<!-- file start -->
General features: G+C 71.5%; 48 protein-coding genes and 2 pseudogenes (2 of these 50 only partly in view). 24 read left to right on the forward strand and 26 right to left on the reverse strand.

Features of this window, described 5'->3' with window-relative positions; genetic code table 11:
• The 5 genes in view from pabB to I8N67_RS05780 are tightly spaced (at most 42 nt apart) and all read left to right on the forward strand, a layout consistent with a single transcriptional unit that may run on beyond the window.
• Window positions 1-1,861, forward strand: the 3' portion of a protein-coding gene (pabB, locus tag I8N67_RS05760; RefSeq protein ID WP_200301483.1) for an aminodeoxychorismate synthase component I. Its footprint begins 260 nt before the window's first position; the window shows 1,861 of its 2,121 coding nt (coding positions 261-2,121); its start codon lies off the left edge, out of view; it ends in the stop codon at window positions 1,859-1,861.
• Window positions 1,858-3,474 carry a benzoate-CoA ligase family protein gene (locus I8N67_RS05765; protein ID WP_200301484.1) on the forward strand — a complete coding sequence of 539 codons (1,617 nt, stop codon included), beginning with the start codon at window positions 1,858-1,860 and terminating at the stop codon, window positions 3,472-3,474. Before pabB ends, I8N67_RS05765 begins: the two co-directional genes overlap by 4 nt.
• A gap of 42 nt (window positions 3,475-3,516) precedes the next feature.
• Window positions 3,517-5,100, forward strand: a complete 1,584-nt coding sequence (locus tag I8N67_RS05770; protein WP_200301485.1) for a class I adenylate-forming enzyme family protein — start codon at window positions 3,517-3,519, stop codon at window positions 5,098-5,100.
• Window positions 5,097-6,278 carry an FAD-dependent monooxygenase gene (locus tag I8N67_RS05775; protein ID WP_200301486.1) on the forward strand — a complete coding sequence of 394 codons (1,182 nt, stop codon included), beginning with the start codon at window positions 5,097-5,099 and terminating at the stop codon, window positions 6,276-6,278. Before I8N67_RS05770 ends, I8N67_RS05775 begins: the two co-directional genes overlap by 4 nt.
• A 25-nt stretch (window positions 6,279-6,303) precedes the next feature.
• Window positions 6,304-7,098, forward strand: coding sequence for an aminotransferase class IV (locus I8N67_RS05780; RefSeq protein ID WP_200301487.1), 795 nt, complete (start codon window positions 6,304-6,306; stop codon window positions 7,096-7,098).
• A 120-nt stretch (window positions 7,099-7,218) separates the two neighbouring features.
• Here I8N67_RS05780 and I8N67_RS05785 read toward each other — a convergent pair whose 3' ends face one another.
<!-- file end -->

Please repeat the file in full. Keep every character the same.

General features: G+C 71.5%; 48 protein-coding genes and 2 pseudogenes (2 of these 50 only partly in view). 24 read left to right on the forward strand and 26 right to left on the reverse strand.

Features of this window, described 5'->3' with window-relative positions; genetic code table 11:
• The 5 genes in view from pabB to I8N67_RS05780 are tightly spaced (at most 42 nt apart) and all read left to right on the forward strand, a layout consistent with a single transcriptional unit that may run on beyond the window.
• Window positions 1-1,861, forward strand: the 3' portion of a protein-coding gene (pabB, locus tag I8N67_RS05760; RefSeq protein ID WP_200301483.1) for an aminodeoxychorismate synthase component I. Its footprint begins 260 nt before the window's first position; the window shows 1,861 of its 2,121 coding nt (coding positions 261-2,121); its start codon lies off the left edge, out of view; it ends in the stop codon at window positions 1,859-1,861.
• Window positions 1,858-3,474 carry a benzoate-CoA ligase family protein gene (locus I8N67_RS05765; protein ID WP_200301484.1) on the forward strand — a complete coding sequence of 539 codons (1,617 nt, stop codon included), beginning with the start codon at window positions 1,858-1,860 and terminating at the stop codon, window positions 3,472-3,474. Before pabB ends, I8N67_RS05765 begins: the two co-directional genes overlap by 4 nt.
• A gap of 42 nt (window positions 3,475-3,516) precedes the next feature.
• Window positions 3,517-5,100, forward strand: a complete 1,584-nt coding sequence (locus tag I8N67_RS05770; protein WP_200301485.1) for a class I adenylate-forming enzyme family protein — start codon at window positions 3,517-3,519, stop codon at window positions 5,098-5,100.
• Window positions 5,097-6,278 carry an FAD-dependent monooxygenase gene (locus tag I8N67_RS05775; protein ID WP_200301486.1) on the forward strand — a complete coding sequence of 394 codons (1,182 nt, stop codon included), beginning with the start codon at window positions 5,097-5,099 and terminating at the stop codon, window positions 6,276-6,278. Before I8N67_RS05770 ends, I8N67_RS05775 begins: the two co-directional genes overlap by 4 nt.
• A 25-nt stretch (window positions 6,279-6,303) precedes the next feature.
• Window positions 6,304-7,098, forward strand: coding sequence for an aminotransferase class IV (locus I8N67_RS05780; RefSeq protein ID WP_200301487.1), 795 nt, complete (start codon window positions 6,304-6,306; stop codon window positions 7,096-7,098).
• A 120-nt stretch (window positions 7,099-7,218) separates the two neighbouring features.
• Here I8N67_RS05780 and I8N67_RS05785 read toward each other — a convergent pair whose 3' ends face one another.